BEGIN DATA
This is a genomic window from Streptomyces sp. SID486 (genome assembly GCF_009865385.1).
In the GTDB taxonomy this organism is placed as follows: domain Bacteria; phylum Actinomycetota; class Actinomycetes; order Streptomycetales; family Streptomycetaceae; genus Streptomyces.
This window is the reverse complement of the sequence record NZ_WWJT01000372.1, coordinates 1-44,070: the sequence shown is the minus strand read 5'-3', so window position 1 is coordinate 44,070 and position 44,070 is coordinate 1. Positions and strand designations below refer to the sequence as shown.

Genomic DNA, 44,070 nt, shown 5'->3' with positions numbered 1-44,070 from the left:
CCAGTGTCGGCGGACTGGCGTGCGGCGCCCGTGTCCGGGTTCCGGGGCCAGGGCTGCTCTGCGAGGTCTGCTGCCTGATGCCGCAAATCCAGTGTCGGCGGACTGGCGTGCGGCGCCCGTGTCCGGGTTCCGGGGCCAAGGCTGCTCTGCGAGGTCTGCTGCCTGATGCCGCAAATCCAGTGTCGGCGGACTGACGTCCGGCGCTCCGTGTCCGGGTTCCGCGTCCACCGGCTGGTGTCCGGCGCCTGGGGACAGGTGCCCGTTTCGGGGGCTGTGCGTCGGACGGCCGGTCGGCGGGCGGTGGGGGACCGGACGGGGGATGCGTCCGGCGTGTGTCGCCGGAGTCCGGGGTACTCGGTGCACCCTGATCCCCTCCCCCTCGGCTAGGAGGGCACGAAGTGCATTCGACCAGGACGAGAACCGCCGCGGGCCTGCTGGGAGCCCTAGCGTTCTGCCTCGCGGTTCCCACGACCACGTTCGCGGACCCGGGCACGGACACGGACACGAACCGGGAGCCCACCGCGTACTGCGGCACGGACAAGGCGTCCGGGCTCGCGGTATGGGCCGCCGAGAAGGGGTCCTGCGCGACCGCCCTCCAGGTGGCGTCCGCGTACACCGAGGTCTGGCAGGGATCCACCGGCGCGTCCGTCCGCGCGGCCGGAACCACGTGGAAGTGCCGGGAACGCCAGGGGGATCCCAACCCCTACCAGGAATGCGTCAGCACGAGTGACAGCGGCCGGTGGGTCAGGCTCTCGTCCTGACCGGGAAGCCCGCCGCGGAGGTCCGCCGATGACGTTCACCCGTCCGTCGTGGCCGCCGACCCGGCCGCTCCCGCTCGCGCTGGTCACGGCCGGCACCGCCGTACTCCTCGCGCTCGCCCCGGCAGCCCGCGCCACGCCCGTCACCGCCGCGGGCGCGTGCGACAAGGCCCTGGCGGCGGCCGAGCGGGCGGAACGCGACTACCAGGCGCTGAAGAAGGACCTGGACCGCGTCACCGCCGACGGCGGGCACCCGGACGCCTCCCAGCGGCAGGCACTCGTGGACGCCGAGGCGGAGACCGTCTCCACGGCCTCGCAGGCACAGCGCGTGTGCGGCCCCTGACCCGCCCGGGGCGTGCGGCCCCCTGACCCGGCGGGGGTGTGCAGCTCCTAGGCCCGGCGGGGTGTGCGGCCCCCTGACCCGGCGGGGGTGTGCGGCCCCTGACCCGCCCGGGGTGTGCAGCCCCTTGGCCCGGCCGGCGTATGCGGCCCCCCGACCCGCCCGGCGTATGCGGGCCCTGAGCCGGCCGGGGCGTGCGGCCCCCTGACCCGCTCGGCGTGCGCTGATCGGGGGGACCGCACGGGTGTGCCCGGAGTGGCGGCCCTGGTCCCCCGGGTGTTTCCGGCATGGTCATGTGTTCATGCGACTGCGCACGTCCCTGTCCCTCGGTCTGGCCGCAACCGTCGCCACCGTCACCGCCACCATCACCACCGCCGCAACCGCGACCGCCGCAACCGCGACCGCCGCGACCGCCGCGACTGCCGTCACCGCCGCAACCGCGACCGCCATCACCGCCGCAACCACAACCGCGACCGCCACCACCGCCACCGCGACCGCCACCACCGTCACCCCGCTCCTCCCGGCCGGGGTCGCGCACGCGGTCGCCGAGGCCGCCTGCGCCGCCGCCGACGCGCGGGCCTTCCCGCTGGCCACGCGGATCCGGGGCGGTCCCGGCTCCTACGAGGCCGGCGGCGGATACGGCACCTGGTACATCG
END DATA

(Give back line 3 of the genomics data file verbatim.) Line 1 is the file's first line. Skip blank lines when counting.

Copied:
This window is the reverse complement of the sequence record NZ_WWJT01000372.1, coordinates 1-44,070: the sequence shown is the minus strand read 5'-3', so window position 1 is coordinate 44,070 and position 44,070 is coordinate 1. Positions and strand designations below refer to the sequence as shown.